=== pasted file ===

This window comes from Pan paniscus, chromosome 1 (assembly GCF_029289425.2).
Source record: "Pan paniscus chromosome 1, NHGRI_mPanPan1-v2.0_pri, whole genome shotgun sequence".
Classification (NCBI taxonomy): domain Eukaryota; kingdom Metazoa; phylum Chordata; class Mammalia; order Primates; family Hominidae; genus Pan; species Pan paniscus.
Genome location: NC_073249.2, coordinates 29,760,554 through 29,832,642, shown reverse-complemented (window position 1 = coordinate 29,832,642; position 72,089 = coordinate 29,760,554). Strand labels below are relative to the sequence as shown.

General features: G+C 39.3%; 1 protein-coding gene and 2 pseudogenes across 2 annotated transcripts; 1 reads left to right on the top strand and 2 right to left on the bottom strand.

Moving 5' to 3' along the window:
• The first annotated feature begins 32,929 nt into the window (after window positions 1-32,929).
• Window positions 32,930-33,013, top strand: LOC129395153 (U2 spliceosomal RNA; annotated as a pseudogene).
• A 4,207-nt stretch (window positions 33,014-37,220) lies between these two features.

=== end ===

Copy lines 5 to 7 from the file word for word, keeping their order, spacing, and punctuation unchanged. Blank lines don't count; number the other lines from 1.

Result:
General features: G+C 39.3%; 1 protein-coding gene and 2 pseudogenes across 2 annotated transcripts; 1 reads left to right on the top strand and 2 right to left on the bottom strand.

Moving 5' to 3' along the window:
• The first annotated feature begins 32,929 nt into the window (after window positions 1-32,929).